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Florida coach Billy Donovan does not want the age limit raised

Mar 16, 2014, 2:32 PM EST

billy-donovan AP

Adam Silver took over as the NBA commissioner in February. Quickly after succeeding David Stern, Silver has made it clear, he is going to push to raise the age limit for the NBA from 19 to 20.

Many would like to see the one-and-done era axed, believing players would be better developed for the NBA with another season of college basketball. It would also make the college game a better product with more experienced players, which would also help with casual fans, who will have more familiarity with teams since star players would have to stick around for more than just a single season.

Though, not everyone is a fan of Silver’s attempts to change the age limit. One of those critics is Billy Donovan, head coach of the top-ranked Florida Gators. While some see benefits, he sees risks in an article published on Saturday in the Orlando Sentinel.

“College basketball coaches and programs are taking on all the risks,” Donovan told the Sentinel. “The kid doesn’t want to be in college and wants to be in the NBA, but because of the rules, he has to stay in college. Now you’re opening yourself up for potential NCAA violations. … You’ve got players like Jabari Parker or Julius Randle, and there is so much coming at these kids. If a kid takes something he’s not supposed to take or he is enticed into something, it’s the colleges that are put in harm’s way.”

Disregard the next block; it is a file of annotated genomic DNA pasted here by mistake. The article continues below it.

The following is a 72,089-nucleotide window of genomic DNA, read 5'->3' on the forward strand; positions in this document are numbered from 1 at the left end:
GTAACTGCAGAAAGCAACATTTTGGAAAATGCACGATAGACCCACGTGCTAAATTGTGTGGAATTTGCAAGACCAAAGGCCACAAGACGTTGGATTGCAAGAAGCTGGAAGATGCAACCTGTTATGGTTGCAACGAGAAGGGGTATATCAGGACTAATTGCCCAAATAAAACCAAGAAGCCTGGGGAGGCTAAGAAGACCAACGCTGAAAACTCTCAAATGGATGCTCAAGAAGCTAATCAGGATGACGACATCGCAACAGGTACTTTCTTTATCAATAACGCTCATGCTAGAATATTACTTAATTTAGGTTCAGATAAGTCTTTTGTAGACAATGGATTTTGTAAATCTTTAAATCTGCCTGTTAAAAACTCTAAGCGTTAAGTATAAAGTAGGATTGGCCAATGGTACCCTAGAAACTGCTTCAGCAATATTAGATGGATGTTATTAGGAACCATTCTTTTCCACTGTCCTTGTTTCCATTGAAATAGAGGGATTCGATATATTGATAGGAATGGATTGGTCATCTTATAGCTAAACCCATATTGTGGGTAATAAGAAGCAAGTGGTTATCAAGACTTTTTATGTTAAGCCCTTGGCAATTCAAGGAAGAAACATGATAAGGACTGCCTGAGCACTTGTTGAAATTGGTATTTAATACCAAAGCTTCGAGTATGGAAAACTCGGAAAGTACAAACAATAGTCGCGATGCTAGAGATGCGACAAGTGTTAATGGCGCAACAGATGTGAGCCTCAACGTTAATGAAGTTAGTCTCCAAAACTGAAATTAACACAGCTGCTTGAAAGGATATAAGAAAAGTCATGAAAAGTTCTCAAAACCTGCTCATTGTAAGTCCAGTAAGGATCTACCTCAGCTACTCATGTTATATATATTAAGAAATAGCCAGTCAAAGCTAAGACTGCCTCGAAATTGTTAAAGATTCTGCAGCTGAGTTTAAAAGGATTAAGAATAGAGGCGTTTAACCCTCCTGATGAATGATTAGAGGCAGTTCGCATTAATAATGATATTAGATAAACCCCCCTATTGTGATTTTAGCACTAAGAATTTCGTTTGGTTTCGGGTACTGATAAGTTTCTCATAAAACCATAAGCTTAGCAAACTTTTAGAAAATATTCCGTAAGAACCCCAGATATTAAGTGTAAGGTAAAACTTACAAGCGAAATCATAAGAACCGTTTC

It is interesting to see a prominent head coach come out and voice his opinion against the proposed change. And Donovan makes valid points. Despite publicly sharing his concerns, the decision is ultimately in the hands of Silver and the NBA collective bargaining agreement.

  1. Professor Fate - Mar 16, 2014 at 11:55 PM

    The NBA continues to use colleges as their pre-development league while taking on none of those risks. If a kid wants to play professionally out of high school, why can’t they get drafted and go to the D-league? If they aren’t good enough for a team to spend a draft pick on them, why can’t they have the option of then going to college or even trying out in a team’s open camp?

    How does the NBA get away with arbitrarily limiting a player’s options via age discrimination in the supposedly free-market U.S.? If they’re going to limit opportunities based on age, the NBA should institute a maximum age limit for commissioner. Young ideas are needed and old fogeys like Stern and Silver have nothing new to offer.

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